Museum of Rape Threats and Sexism is a digital installation created with crowd-sourced screenshots of rape threats and sexist comments that women have received online for raising their voices for social justice.
It is a crowd-sourced project where over 70 Indian women have contributed screenshots of harassment, rape threats, violence, sexist comments and incidences of receiving unsolicited images of genitalia.
It memorializes the verbal violence and visualizes the effect of violence and addresses the global menace of violence threats. Museum is part of a growing movement against sexual harassment and solidifies all women and their courage to speak against it, and in broader terms, the #MeToo movement.
On-line harassment including rape threats has become a new age mass crime that exists privately and is faced by a large number of women. These are not isolated incidents, and often the perpetrators escape from the clutches of law with impunity, through deliberate failure of mechanisms to address these crimes. Suffering in silence deprives women of their citizenship rights guaranteed by the constitution.
Museum is a form of social movement: it exposes structural violence and seeks to create an intervention into rape culture; not only displaying the threats but also the responses and resistances of women, many of whom have internalized the abuse as the new normal.
In a demonstrative sense it creates an ongoing, peaceful and democratic conversation about the digital violence women endure, and women can keep contributing their screenshots to the same.
This is my attempt to memorialize our collective past that delves into political violence. This memorialization and remembrance and our phone galleries become the spaces of contestation of our radically gendered histories, ideologies, subjectivities and imaginaries. The number of screenshots that women have contributed towards this project demonstrate the urgent need for such an intervention. The exhibition seeks to explore the dynamic ways through which affected communities can speak for themselves.
Created with screens and slides of rape threats and sexist comments that women receive on-line, for raising their voices for social justice, these have been crowd-sourced through a Google Form Link. Screenshots of verbal assaults, violence and harassment, incidences with pornographic images, unsolicited genital pix that women receive in their inboxes through social media are curated into motion graphic videos and projected simultaneously using 3 projectors. The screening viewers/visitors are given a Trigger Warning Note at the door, to protect them from viewing triggering content without their will. On entering the exhibit, the viewers roam around the exhibition-room, the room is vacant with nothing other than projectors placed.
It is an experiential walkaway. There is no sound. The tone of the exhibit is serious, yet calm.
I invite the viewers to experience a sense of trauma, yet only passively. The screenshots, although sourced over time, and through different individuals, when collated together evoke a sense of repulsion, outrage and hostility. The installation titled as a ‘museum’ presents itself as a visual archive of the subject, the vast expanse of not only data, proofs and records but also of inflicted emotions like trauma, pain, shame, conflict, rage, and verbal violence.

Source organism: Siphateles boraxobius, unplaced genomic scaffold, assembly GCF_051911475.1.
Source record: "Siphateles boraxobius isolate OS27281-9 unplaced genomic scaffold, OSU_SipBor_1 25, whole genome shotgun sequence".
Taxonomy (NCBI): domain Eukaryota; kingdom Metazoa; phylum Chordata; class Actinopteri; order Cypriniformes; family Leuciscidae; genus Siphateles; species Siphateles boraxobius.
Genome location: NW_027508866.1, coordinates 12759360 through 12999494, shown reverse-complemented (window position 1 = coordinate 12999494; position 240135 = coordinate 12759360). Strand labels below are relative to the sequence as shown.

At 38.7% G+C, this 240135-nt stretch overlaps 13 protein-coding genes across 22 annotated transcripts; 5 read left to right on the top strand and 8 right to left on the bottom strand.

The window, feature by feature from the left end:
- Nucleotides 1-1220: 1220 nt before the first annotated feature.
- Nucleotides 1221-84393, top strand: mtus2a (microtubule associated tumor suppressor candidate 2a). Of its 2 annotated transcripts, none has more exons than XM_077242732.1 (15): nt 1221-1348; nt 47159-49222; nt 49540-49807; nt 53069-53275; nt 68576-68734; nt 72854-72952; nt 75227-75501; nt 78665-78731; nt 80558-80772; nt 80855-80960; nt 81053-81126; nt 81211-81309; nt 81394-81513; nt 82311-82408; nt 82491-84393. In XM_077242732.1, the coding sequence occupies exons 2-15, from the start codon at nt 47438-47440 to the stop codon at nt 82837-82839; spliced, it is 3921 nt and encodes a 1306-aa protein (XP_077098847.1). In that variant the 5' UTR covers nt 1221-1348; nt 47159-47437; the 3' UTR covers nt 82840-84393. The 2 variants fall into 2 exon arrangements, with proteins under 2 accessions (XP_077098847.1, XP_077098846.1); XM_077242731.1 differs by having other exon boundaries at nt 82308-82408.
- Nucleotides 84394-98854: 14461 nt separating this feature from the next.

I began this project by writing a social media post on Facebook and Instagram, crowdsourcing screenshots from women around me. I forwarded a Google form link, and sent personal messages inviting screenshots and making conversation about this, it is an ongoing project. Several of them said they deleted, several of them engaged in conversations with the senders about the affect of the verbal abuse and did not let the incident traumatize them. A few of them did not want any conversation till they were comfortable recalling the incident, and a complete new category of women laughed off at the commonality of these incidences.
My idea was to explore connection, and create a lens for memorializing violence. The ethnography, overall, triggers action for the cause and becomes a strong indicator of where rape culture lies. It excavates the verbal violence from the normalization.
The visual media here not only brings the digital artifact (screenshot) into the physical space of the exhibition but also transcends the private into public. The messages and comments that are often received on private chats are enlarged and publically displayed (names of the senders are concealed). The act of viewing somebody else’s private chat and trespassing into somebody’s moment of shame and rage points out to how much more is hidden and endured. The metaphor of museum is then evoked to point out to the large amount of facts hidden.
Museum of Rape Threats and Sexism is a project that expands our understanding of sexual violence, gender based violence, victimhood and resistance and urges us to seek constitutional justice for the same.
Isha Yadav is Founder and Curator of Museum of Rape Threats and Sexism and PhD candidate in Women and Gender Studies at Ambedkar University Delhi. In her doctoral thesis she is exploring some of the art installations created around the world that report and challenge violence against women.
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